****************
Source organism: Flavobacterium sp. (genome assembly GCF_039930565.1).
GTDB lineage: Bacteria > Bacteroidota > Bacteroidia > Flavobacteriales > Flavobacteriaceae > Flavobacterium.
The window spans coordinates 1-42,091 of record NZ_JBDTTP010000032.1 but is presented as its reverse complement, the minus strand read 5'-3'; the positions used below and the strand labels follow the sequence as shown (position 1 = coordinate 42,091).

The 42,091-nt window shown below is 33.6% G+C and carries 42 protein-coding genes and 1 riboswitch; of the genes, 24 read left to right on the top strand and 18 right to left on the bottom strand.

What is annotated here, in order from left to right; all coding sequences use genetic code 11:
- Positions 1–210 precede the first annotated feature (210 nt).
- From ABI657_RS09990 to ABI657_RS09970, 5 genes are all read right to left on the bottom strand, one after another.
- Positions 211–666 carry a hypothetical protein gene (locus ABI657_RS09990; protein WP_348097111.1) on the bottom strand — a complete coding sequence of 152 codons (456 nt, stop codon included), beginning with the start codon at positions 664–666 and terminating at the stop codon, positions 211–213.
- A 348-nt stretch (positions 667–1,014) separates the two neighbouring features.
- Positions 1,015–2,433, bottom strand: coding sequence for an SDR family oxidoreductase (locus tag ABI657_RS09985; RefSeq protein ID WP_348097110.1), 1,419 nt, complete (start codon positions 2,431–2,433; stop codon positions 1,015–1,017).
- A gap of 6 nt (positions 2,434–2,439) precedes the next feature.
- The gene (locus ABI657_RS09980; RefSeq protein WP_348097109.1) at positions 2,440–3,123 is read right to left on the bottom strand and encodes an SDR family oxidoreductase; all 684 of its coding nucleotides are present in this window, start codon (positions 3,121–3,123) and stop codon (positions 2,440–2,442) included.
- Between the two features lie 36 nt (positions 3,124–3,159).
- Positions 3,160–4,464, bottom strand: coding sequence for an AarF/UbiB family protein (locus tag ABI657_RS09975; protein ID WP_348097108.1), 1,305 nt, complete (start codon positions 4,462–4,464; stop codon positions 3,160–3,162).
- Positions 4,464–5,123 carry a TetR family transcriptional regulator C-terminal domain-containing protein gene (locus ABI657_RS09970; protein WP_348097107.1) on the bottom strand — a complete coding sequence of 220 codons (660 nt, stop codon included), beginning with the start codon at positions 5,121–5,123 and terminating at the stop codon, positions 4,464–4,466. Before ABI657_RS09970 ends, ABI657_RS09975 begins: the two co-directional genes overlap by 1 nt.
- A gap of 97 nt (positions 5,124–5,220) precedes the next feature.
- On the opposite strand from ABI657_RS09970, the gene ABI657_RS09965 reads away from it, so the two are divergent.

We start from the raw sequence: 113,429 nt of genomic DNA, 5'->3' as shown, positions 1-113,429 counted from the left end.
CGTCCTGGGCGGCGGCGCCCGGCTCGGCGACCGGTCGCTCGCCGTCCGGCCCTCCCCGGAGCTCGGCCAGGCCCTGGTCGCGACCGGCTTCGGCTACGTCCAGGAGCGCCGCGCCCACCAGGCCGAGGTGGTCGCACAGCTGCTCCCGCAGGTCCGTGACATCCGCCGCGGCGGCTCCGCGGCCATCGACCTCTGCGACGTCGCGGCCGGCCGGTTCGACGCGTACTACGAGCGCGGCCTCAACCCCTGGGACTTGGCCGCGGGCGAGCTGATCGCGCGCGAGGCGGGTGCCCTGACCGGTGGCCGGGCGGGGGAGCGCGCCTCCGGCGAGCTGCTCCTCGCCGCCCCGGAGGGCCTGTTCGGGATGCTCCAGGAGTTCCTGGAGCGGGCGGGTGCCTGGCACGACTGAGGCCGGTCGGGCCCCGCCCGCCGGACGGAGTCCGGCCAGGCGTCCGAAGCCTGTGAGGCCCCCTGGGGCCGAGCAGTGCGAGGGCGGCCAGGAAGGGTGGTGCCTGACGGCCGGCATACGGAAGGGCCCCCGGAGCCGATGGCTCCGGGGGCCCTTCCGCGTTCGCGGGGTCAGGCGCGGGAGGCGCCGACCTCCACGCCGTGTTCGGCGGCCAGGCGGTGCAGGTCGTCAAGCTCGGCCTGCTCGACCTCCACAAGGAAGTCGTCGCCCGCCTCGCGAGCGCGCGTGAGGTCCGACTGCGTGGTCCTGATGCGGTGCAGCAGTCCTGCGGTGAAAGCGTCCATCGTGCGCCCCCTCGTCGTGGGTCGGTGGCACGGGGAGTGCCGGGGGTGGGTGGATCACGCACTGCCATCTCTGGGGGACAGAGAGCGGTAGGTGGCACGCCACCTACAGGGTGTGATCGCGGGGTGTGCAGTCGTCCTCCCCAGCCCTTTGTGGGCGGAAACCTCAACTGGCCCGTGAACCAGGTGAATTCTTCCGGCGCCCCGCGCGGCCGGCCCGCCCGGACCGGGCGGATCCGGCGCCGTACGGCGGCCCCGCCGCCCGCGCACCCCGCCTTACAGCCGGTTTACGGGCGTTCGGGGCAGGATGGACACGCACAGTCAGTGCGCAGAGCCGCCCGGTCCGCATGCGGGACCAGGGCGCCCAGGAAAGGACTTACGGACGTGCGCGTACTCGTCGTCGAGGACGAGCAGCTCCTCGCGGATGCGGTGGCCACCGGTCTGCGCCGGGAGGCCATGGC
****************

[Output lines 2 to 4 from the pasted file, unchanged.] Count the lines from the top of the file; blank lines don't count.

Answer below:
GTDB lineage: Bacteria > Bacteroidota > Bacteroidia > Flavobacteriales > Flavobacteriaceae > Flavobacterium.
The window spans coordinates 1-42,091 of record NZ_JBDTTP010000032.1 but is presented as its reverse complement, the minus strand read 5'-3'; the positions used below and the strand labels follow the sequence as shown (position 1 = coordinate 42,091).

The 42,091-nt window shown below is 33.6% G+C and carries 42 protein-coding genes and 1 riboswitch; of the genes, 24 read left to right on the top strand and 18 right to left on the bottom strand.